Wow, Americans really love golf. We take to the links as often as weather permits…and occasionally when it doesn’t. The National Golf Federation (NGF) estimates that 107 million—or one out of three Americans—watched or read about golf and 33.5 million played in 2018 alone. Of those, there were 2.6 million first-time players, a record high.
And it’s not just for adults. The NGF says that 2.5 million juniors played and that “This segment of the golf population is more diverse than ever before—More than one-third (36%) of today’s juniors are girls compared to 15% in 2000. Almost one-quarter of juniors are non-Caucasian while just 6% were minority participants 20 years ago.”
In total, that’s approximately 434 million rounds of golf in just one year. But as with any sport, there are ways to prepare, heal, and recover, especially with the help of a skilled chiropractor like Dr. Chani Henderson of Family & Sports Chiropractic Clinic in Vancouver Washington. Having played throughout middle- and high-school, Dr. Henderson also coached the sport in college. She understands the rigors of golf on the body and can provide ways to strengthen muscles, balance, and your core before, during, and after 18 holes.
American Golf explains that golfers “are prone to certain golf injuries of the muscles and joints—a result of the repetitive motions involved in each swing, among other causes.” They show that these typically affect areas like the lower back, elbows, wrists, and shoulders.
But, says the British Medical Journal, “evidence shows that playing golf regularly is associated with longevity and reducing the risk factors for heart disease/stroke. And it can boost older people’s strength and balance. The sport is also associated with good mental health and improving the overall health of those with disabilities…Golf is sociable, and gets people outdoors, connecting with nature. It can provide moderate-intensity aerobic physical activity, and its health benefits are greatest for players (and spectators) who walk round the course rather than opt for a golf cart.”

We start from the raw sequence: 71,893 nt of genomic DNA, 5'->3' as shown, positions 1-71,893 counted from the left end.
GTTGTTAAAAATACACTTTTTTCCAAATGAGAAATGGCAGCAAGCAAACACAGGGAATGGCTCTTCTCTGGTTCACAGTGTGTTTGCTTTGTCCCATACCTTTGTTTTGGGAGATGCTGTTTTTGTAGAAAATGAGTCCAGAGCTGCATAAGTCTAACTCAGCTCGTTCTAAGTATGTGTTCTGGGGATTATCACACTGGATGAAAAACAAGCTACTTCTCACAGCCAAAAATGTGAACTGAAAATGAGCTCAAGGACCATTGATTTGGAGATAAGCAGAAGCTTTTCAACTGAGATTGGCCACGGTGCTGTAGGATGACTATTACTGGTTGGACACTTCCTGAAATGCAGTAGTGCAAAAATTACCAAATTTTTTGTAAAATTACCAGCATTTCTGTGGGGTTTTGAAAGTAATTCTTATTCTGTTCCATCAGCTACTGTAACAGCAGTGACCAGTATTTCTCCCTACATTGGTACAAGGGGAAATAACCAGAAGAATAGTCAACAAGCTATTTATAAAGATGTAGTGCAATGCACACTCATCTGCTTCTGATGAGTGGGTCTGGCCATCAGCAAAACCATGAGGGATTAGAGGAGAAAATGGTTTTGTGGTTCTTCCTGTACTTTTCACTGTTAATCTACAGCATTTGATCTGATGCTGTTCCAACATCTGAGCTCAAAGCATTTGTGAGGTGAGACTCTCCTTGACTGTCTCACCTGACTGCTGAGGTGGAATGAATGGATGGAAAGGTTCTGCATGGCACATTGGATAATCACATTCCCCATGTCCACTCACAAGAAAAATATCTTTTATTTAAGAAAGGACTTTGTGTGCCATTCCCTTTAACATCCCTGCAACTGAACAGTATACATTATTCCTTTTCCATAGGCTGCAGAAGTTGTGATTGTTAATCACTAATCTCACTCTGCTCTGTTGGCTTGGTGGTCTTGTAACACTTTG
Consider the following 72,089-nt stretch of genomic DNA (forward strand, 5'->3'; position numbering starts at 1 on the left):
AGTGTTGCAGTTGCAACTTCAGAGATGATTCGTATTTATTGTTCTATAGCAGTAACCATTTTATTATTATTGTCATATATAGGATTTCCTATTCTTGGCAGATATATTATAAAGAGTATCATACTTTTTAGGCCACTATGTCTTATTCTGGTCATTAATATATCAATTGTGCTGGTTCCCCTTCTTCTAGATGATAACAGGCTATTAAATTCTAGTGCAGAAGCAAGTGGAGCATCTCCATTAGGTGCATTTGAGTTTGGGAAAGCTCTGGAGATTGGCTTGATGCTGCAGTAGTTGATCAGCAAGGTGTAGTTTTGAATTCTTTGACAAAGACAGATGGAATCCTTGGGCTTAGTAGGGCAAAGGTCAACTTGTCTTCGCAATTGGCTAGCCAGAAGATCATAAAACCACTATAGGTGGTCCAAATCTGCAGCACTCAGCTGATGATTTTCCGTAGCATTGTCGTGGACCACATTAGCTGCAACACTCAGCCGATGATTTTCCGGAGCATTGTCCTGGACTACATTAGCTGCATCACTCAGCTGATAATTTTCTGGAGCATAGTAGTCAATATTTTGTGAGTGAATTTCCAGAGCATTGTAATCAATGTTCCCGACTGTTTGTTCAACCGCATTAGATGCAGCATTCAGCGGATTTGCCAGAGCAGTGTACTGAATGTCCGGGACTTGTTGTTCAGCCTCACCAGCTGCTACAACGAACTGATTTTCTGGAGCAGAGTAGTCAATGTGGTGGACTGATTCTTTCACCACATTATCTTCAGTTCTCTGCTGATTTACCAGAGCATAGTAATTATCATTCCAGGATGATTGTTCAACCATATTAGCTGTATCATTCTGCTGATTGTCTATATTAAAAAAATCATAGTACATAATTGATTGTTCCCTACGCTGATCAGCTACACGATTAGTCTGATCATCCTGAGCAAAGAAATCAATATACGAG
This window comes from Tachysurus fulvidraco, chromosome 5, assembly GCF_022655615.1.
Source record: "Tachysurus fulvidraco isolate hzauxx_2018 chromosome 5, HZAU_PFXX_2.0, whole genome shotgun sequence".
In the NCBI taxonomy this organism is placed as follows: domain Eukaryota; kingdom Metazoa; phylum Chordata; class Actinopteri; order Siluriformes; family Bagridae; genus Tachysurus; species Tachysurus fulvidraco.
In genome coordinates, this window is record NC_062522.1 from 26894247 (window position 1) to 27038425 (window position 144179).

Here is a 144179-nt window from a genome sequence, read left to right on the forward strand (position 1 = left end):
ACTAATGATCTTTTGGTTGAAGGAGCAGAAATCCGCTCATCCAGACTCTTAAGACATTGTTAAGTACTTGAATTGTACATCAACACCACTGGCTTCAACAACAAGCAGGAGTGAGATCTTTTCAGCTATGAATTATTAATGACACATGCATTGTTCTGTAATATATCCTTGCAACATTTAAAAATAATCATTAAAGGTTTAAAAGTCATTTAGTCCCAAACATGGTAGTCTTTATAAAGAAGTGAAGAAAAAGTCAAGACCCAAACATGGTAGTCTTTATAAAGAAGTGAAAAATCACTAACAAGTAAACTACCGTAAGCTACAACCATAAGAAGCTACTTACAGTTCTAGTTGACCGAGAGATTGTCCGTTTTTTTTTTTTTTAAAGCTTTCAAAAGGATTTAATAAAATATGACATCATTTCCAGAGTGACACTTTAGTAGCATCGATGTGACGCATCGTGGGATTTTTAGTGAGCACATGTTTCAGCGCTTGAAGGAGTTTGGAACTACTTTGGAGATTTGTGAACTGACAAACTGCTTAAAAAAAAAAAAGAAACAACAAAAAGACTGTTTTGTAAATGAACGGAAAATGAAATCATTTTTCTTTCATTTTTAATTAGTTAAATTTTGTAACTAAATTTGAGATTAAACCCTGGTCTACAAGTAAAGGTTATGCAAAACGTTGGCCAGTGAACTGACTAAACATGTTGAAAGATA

Dr. Henderson’s practice offers services for general chiropractic needs, after auto accidents, during pregnancy, and—yes—for athletes before and after sports injuries. As she explains “athletes know their body, and they often know when pain is a real injury instead of just ‘soreness.’ If you think you have an injury that is causing your performance to suffer, get in contact with us and we will help you through the process by diagnosing the pain, and providing a treatment plan to promote your return to pain-free activity.”
And her comprehensive care incorporates whole-body ways to prevent future injury. As an example, “if hips are misaligned or you have other issues with your back or joints, you may be compensating for that with your movement,” says Dr. Henderson. “Sometimes that compensation can actually cause other injuries throughout your body. Routine body maintenance through chiropractic care will help keep your body in working order making it less likely for injuries to occur.”
To avoid problems, the Mayo Clinic provides key recommendations. First and most importantly: warm-up. Stretching, practice swings, and a brisk walk or jumping jacks gets you moving. Then start slowly, lift and carry clubs carefully, wear sunscreen, drink plenty of water, and choose proper footwear. When off the green, they suggest building overall endurance, strengthening muscle tone, and stretching to maintain flexibility.
This advice pays off. American Golf and an American Orthopaedic Society for Sports Medicine survey shows “that up to 80 percent of golfers failed to warm up for at least ten minutes before a round. That’s a shame, because as the AOSSM noted, those who did ‘had less than half the incidence of injuries’ when compared to those who didn’t.”
Arnold Palmer said “Golf is deceptively simple and endlessly complicated; it satisfies the soul and frustrates the intellect. It is at the same time rewarding and maddening—and it is without a doubt the greatest game mankind has ever invented.” Beginner or lifelong player, pro or dedicated duffer, it’s a sport for all ages and abilities. You’ll enjoy fresh air, a brisk walk, and the satisfying thwack of club connecting to that dratted white ball. Give it a try and bring a friend, you won’t regret it.
But don’t forget to schedule an appointment with Dr. Henderson before you reserve a tee time. Contact the clinic by calling (360) 254-0400. And, as Palmer also said, never forget that “The most rewarding things you do in life are often the ones that look like they cannot be done.”